Entering last season, after being drafted 14th overall by the Philadelphia Flyers, sophomore defenseman Cam York had a lot on his plate. 

Not only did York surpass those expectations, he obliterated them. 

By the end of the season, York was a Big Ten Rookie of the Year finalist and his defensive prowess was apparent. As a first line defenseman, he helped the Wolverines allow just two goals per game, the fewest of any Big Ten team while also boasting the second-best penalty kill percentage, defending 84.3 percent of power plays. 

Ultimately, though, what sets York apart is his two-way ability. 

York’s game is representative of a bigger trend across all levels of hockey. Defensemen are no longer bruisers whose main purpose is to block shots and make checks. Instead, defenders are quick, elusive players who can operate as a fourth forward when their team is on the rush. 

York proved that he was one of these new-age defenders by contributing five goals and 11 assists in his freshman campaign — tied for fourth in points on Michigan’s roster and third among all Big Ten freshmen. 

To set up a goal last season against New Hampshire, York came flying in from the left side, took the puck in stride, glided below the net and then snuck in the wrap-around attempt for the goal. York displayed his offensive skill set with a dangle to drop the defender and force the goaltender to over-commit to the wrong side. 

A more typical defender would have stopped at the point and tried to throw a puck on goal.

But not York. 

As soon as he caught the pass, York’s intention was to take it all the way to the net. He possessed the confidence and the hands to create this offense. His ability to generate scoring opportunities like this as a defenseman makes Michigan’s offense all the more dangerous, especially with a shot as good as his.


In the second period of a win against Ohio State last January, York took the puck off the faceoff and went to work. He moved to the left and then faked a shot before continuing to skate toward the opposite faceoff circle. The defender was anticipating the earlier shot and York recognized this and exploited it, catching the defender flat-footed, causing him to stumble.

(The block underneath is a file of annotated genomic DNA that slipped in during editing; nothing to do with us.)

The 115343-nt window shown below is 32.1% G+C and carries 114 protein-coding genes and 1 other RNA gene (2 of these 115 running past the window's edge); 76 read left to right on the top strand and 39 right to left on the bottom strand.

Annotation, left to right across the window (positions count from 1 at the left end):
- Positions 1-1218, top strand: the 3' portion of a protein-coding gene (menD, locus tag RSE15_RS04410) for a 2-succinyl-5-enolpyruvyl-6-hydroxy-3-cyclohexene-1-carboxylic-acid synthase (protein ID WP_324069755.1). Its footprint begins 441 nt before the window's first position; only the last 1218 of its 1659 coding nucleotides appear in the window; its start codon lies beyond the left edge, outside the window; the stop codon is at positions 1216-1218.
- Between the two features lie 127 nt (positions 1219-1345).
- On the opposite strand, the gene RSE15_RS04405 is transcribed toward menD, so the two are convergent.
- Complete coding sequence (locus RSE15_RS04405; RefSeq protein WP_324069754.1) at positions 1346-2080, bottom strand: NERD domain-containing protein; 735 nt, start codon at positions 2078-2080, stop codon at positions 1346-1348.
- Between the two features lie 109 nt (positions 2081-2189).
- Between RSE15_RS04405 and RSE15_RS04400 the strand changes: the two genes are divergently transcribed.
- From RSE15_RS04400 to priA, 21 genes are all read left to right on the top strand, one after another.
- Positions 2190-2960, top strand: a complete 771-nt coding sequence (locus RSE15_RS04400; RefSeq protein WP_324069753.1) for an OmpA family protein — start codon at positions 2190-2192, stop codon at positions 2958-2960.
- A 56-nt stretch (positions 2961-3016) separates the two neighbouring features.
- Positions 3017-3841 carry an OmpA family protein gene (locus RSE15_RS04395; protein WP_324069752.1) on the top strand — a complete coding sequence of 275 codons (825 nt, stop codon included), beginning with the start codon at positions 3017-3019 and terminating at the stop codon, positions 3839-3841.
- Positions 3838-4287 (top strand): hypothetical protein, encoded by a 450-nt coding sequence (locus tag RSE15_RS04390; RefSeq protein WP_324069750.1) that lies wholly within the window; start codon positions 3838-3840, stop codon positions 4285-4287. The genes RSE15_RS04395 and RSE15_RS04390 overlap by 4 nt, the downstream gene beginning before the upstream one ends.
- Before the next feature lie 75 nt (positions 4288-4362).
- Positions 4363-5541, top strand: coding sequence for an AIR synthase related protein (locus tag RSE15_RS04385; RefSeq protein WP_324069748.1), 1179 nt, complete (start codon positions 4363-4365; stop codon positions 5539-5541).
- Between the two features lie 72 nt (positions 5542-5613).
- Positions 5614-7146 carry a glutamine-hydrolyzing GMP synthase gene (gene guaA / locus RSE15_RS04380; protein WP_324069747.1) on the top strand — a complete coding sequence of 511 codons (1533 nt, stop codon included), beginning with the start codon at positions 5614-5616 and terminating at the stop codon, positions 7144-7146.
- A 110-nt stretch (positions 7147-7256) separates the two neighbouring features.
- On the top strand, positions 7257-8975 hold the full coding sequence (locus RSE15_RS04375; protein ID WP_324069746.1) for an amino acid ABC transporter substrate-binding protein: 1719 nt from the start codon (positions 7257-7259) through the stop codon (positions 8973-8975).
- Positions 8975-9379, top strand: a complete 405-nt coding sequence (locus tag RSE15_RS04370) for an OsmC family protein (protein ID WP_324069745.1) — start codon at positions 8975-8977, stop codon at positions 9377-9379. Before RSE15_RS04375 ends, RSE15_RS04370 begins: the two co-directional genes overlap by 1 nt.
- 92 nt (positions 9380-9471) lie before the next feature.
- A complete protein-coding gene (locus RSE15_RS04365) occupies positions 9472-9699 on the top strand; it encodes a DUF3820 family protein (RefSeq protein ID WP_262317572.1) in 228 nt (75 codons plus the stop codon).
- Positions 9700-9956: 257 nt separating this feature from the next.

York then loaded up and shot back across his body to the right. The goaltender had been following York as he moved laterally and York was able to take advantage and fire into the space that opened up on the right side for the goal. 

York’s offensive ability goes beyond scoring, his presence can wreak havoc on opposing team’s defenses just by touching the puck. 



In a win over Notre Dame last February, York took a pass and stick-handled the puck before he pulled back and dished it over to sophomore defenseman Nick Blankenburg, who ripped home a shot for the power play goal. On the surface, all York did was pass it over, but there’s a lot more to this assist — drawing the defenders toward him opened up a shooting lane in the center of the ice for Blankenburg to exploit.

Just the fact that York had the puck gave the defense a lot to think about. He had the ability to score as soon as he collected the pass. The defender couldn’t overcommit to blocking the shot, though, because York could have made a deke move and took it down low. 

The depth chart may list him as a defenseman, but York has proven he’s far more than that. He’s an all-around weapon for Michigan to deploy on both ends of the ice. 

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